Institutional racism exists in UK and healthcare, says head of NHS race body
Institutional racism exists both in the UK and within the NHS, according to the independent NHS Race and Health Observatory.
In a strongly worded response to Wednesday’s controversial Commission on Race and Ethnic Disparities, the chair of the body said she was disappointed with its conclusions.
The NHS group was set up last year in response to widespread concerns over the disproportionate impact of coronavirus on ethnic minorities. It aims to investigate the links between race and health.
In a statement on Thursday, its chair Marie Gabriel said: “The observatory believes that tackling persistent ethnic and racial disparities in health, and across society, is absolutely the right thing to do.
“However, as an evidence-led organisation, the observatory was disappointed by several of the headline conclusions of the report, including those on the causes of ethnic inequalities.
“The evidence it cites is clear: institutional racism exists in this country, it exists in the organisations that make up our health and care system, and it exists across wider public establishments.”
Downing Street is facing widespread criticism over the report, which boasted that the UK should be an example of multiculturalism to other white-majority countries and claimed there was not evidence for the claim institutional racism exists.
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On health inequalities, it cited multiple reasons for differences between ethnic minorities, such as deprivation and other socio-economic factors, but downplayed the role played by structural racism on those same factors.
It described the NHS as a “success story” due to a diverse workforce, despite clear evidence ethnic minority staff are more likely to be bullied and harassed and less likely to be shortlisted for jobs.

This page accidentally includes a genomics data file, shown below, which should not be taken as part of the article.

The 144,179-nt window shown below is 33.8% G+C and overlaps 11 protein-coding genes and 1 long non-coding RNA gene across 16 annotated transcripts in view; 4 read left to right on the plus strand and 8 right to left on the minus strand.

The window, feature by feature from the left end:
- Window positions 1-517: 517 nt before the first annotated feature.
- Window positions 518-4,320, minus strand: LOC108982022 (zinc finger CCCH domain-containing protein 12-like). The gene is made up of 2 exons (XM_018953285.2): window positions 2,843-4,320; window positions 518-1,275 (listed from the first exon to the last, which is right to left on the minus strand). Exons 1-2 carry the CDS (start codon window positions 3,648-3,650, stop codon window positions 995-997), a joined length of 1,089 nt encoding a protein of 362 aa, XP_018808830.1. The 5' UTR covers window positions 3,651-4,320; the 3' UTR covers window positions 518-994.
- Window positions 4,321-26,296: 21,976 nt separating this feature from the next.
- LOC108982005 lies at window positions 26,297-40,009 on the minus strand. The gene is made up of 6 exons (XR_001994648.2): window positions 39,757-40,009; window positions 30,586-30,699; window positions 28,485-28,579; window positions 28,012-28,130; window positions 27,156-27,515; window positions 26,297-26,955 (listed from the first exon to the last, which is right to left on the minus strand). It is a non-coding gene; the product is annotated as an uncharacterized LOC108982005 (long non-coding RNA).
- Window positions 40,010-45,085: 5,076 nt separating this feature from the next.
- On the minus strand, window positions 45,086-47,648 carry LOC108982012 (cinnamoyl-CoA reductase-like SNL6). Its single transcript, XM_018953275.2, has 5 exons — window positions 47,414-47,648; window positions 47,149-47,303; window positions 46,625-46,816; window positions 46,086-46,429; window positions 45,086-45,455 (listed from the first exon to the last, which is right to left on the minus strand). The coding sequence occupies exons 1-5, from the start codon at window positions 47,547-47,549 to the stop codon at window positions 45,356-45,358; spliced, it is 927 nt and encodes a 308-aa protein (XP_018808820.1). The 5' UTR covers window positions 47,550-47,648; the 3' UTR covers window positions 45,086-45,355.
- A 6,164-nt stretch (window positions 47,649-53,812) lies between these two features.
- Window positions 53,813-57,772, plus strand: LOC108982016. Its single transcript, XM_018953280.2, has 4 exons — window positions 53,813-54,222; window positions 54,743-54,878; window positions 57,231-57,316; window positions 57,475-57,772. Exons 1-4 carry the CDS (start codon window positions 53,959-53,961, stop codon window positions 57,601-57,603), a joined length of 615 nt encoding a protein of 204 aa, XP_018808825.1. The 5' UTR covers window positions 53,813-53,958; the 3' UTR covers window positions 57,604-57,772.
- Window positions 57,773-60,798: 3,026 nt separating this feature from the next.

Baroness Lawrence, who has dedicated nearly two decades to demanding justice after her son Stephen was murdered in a racist attack, has said the report gave “racists the green light”.
Boris Johnson’s most senior black adviser is expected to step down from his role next month after previously describing tensions within government as “unbearable”.
Downing Street has rejected the suggestion that Samuel Kasumu’s resignation was linked to the report.
Ms Gabriel said the NHS Race and Health Observatory would be producing a thorough analysis of the commission’s recommendations on health in the coming weeks.
She said several of its recommendations included work already started by the observatory.
She added: “Britain will never be a ‘successful multicultural community’ until it is an equal one.
“The observatory has been established to shine a light on discriminatory structures, and to gather evidence to support health and care organisations to rebuild those structures in a way that eradicates, rather than exacerbates, inequality.”
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